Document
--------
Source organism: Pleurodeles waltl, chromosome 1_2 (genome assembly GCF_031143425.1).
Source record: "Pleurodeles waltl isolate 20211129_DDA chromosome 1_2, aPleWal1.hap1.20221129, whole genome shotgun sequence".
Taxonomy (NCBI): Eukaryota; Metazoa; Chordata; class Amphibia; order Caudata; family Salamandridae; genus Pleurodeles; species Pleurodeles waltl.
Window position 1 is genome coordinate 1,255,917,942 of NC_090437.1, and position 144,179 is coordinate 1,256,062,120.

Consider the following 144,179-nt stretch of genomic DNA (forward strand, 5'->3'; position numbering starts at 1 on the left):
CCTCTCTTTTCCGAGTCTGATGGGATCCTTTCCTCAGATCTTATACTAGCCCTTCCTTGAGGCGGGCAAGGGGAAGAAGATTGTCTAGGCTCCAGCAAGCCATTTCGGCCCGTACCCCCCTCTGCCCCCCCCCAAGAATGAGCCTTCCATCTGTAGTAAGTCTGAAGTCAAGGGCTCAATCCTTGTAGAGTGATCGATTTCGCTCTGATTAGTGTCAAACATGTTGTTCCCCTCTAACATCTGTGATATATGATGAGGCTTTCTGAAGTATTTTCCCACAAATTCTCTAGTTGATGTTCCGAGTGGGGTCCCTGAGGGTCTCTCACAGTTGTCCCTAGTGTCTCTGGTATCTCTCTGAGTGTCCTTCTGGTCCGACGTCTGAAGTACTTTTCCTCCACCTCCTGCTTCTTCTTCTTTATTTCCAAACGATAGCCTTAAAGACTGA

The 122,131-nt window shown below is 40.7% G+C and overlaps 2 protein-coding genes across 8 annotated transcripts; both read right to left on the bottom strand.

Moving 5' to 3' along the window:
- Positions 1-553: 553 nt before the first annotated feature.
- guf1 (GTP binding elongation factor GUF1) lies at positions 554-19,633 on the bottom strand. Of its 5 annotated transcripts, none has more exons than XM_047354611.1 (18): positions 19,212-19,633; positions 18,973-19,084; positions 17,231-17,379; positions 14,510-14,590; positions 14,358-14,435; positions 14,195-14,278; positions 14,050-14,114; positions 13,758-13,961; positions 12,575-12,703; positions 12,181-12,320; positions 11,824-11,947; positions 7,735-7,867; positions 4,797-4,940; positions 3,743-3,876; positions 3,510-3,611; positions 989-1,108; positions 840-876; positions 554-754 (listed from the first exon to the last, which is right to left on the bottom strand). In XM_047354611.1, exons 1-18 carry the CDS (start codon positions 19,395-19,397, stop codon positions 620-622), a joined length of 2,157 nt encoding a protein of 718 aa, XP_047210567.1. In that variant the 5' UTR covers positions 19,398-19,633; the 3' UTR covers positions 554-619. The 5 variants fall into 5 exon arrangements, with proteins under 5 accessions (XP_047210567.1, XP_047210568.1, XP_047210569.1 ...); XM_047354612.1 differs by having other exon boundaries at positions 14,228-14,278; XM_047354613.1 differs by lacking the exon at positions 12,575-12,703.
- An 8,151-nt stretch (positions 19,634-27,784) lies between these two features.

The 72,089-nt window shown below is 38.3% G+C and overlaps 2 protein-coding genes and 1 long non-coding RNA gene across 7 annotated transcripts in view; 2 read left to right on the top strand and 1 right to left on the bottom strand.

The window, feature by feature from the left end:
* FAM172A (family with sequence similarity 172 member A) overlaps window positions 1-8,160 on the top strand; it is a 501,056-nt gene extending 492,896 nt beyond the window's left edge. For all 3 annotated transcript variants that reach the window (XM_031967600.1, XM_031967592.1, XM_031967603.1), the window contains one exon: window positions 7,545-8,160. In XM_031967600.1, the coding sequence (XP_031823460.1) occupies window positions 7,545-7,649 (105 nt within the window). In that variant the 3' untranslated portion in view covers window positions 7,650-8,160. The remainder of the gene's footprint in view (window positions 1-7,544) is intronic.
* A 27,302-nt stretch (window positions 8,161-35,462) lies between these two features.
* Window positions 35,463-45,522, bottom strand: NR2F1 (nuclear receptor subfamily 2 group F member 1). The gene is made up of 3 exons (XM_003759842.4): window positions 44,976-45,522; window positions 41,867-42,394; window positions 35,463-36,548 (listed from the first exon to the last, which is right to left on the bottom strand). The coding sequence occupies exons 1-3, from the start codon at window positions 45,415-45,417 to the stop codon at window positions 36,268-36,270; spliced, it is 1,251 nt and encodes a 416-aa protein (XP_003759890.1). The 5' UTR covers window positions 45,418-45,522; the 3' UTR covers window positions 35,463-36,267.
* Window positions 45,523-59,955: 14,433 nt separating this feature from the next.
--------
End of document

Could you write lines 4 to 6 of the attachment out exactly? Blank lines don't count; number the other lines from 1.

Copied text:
Window position 1 is genome coordinate 1,255,917,942 of NC_090437.1, and position 144,179 is coordinate 1,256,062,120.

Consider the following 144,179-nt stretch of genomic DNA (forward strand, 5'->3'; position numbering starts at 1 on the left):
CCTCTCTTTTCCGAGTCTGATGGGATCCTTTCCTCAGATCTTATACTAGCCCTTCCTTGAGGCGGGCAAGGGGAAGAAGATTGTCTAGGCTCCAGCAAGCCATTTCGGCCCGTACCCCCCTCTGCCCCCCCCCAAGAATGAGCCTTCCATCTGTAGTAAGTCTGAAGTCAAGGGCTCAATCCTTGTAGAGTGATCGATTTCGCTCTGATTAGTGTCAAACATGTTGTTCCCCTCTAACATCTGTGATATATGATGAGGCTTTCTGAAGTATTTTCCCACAAATTCTCTAGTTGATGTTCCGAGTGGGGTCCCTGAGGGTCTCTCACAGTTGTCCCTAGTGTCTCTGGTATCTCTCTGAGTGTCCTTCTGGTCCGACGTCTGAAGTACTTTTCCTCCACCTCCTGCTTCTTCTTCTTTATTTCCAAACGATAGCCTTAAAGACTGA